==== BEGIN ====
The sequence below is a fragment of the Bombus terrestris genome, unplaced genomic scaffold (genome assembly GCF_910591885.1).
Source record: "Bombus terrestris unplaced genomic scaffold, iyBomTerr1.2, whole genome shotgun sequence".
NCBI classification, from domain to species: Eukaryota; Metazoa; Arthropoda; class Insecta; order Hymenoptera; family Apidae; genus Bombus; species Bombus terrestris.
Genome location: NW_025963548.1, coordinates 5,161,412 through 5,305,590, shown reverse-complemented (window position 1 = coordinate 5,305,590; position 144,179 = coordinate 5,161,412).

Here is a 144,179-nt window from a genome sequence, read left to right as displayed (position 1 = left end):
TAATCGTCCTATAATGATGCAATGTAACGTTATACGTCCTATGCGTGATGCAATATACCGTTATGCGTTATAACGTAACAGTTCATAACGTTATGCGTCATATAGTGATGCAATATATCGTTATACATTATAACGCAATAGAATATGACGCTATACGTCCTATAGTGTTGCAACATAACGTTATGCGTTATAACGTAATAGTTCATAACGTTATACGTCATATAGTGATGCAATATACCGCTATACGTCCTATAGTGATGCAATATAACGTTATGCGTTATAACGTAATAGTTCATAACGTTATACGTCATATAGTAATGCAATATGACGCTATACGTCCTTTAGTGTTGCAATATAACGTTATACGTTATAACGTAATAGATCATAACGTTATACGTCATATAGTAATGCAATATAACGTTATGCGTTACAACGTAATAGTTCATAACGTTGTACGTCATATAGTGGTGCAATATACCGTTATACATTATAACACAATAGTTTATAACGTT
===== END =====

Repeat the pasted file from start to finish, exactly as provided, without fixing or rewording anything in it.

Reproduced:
The sequence below is a fragment of the Bombus terrestris genome, unplaced genomic scaffold (genome assembly GCF_910591885.1).
Source record: "Bombus terrestris unplaced genomic scaffold, iyBomTerr1.2, whole genome shotgun sequence".
NCBI classification, from domain to species: Eukaryota; Metazoa; Arthropoda; class Insecta; order Hymenoptera; family Apidae; genus Bombus; species Bombus terrestris.
Genome location: NW_025963548.1, coordinates 5,161,412 through 5,305,590, shown reverse-complemented (window position 1 = coordinate 5,305,590; position 144,179 = coordinate 5,161,412).

Here is a 144,179-nt window from a genome sequence, read left to right as displayed (position 1 = left end):
TAATCGTCCTATAATGATGCAATGTAACGTTATACGTCCTATGCGTGATGCAATATACCGTTATGCGTTATAACGTAACAGTTCATAACGTTATGCGTCATATAGTGATGCAATATATCGTTATACATTATAACGCAATAGAATATGACGCTATACGTCCTATAGTGTTGCAACATAACGTTATGCGTTATAACGTAATAGTTCATAACGTTATACGTCATATAGTGATGCAATATACCGCTATACGTCCTATAGTGATGCAATATAACGTTATGCGTTATAACGTAATAGTTCATAACGTTATACGTCATATAGTAATGCAATATGACGCTATACGTCCTTTAGTGTTGCAATATAACGTTATACGTTATAACGTAATAGATCATAACGTTATACGTCATATAGTAATGCAATATAACGTTATGCGTTACAACGTAATAGTTCATAACGTTGTACGTCATATAGTGGTGCAATATACCGTTATACATTATAACACAATAGTTTATAACGTT